“If we’ve learned anything this week it’s that we have a lot of work to do together against racism, sexism and xenophobia,” Rebecca Kislak, the president of Rhode Island’s chapter of the National Organization of Women (RINOW), said to a crowd of fifty as she introduced a movie screening last week of Out in the Night at Everett: Company, Stage and Screen.
The movie , directed by Blair Dorosh-Walther, tells the story of seven African American lesbians from Newark who defend themselves from a male assailant in Greenwich Village. The women are charged with gang assault, assault and attempted murder. Media headlines such as “Gang of Killer Lesbians” demonize them. With unblinking clarity and tenderness, the movie tells the stories of four of these women and their families and shows how the media, society and the criminal justice system treated them unjustly in ways incredibly destructive to their lives.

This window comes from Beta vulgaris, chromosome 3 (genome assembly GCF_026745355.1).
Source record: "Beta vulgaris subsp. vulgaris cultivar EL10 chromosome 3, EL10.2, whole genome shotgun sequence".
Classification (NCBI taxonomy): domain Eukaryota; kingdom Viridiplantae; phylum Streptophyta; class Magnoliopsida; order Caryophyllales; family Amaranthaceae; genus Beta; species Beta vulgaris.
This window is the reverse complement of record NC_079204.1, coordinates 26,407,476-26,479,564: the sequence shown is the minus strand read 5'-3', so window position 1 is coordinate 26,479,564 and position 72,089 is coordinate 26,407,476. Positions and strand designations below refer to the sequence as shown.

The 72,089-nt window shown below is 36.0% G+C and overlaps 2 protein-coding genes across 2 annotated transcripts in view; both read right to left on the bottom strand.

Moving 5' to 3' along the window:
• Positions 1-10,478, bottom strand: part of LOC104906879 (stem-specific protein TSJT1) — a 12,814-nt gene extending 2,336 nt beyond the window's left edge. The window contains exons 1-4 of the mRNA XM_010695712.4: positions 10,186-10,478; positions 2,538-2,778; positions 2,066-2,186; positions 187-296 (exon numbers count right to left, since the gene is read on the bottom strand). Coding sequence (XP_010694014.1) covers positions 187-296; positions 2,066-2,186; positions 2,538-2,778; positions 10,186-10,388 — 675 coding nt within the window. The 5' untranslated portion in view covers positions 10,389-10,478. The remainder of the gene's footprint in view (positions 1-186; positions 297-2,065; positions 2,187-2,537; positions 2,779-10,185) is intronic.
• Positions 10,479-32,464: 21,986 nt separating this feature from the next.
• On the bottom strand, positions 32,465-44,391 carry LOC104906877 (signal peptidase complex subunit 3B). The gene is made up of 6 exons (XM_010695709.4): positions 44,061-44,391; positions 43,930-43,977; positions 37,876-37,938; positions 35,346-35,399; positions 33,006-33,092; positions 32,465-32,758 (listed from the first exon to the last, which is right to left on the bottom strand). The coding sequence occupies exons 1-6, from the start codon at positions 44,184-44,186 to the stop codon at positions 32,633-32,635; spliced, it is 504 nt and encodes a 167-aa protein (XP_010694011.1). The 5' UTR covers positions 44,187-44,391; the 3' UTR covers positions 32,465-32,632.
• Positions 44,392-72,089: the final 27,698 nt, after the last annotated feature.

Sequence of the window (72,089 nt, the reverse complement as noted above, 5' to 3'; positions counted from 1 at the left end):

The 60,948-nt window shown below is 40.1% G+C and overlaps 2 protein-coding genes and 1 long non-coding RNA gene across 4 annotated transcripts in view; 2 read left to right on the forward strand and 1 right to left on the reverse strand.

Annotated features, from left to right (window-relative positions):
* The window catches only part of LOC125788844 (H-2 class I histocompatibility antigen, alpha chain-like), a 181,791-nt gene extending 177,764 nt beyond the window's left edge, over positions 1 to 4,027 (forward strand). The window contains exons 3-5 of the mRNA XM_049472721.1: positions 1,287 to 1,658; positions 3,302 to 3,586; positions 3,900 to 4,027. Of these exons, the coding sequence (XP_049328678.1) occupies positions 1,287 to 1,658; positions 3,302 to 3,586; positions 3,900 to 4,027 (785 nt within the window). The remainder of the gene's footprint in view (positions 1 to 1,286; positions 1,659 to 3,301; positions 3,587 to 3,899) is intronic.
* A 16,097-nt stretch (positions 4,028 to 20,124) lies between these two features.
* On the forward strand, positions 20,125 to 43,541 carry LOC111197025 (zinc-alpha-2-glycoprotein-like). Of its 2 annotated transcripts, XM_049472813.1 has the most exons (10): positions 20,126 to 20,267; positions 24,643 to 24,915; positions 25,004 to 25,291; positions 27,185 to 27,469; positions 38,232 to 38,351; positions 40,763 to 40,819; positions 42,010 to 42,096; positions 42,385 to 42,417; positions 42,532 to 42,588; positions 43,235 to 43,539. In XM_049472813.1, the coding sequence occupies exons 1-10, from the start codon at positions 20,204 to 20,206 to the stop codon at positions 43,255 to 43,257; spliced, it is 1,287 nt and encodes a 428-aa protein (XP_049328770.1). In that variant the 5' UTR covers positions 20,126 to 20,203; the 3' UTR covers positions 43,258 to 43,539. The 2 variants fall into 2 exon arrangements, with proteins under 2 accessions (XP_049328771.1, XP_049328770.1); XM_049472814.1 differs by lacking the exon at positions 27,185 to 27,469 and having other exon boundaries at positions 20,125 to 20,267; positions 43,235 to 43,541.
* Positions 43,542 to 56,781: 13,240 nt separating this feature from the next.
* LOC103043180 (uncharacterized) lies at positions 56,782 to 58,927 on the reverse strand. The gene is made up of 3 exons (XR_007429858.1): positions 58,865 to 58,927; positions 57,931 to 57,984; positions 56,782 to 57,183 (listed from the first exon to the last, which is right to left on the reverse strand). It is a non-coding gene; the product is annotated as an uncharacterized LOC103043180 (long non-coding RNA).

RINOW Board members Dre Davis and Amanda Clarke moderated the subsequent discussion. Mr. Davis pointed out that at the time of the movie, there were “no repercussions to the media for getting things wrong.” He spoke about the challenge in coming up with common narratives in current times with so many media and social media outlets, and with people able to choose which media to consume.
Commented Helen McDonald, of Sojourner House, “At the heart of the movie is a glimpse of a society that normalizes violence against women. We see it in the way the media portrays the women as animalistic and as a threat because they were Black, and queer, and women.”
Ms. Clarke noted that with the Trump campaign and imminent presidency, such normalization is “incredibly overt” and people may be “emboldened by a president who says this is okay.”
Said Ms. Clarke in closing: “We can’t just do what we’ve been doing—we have to do more. Stay engaged with us.”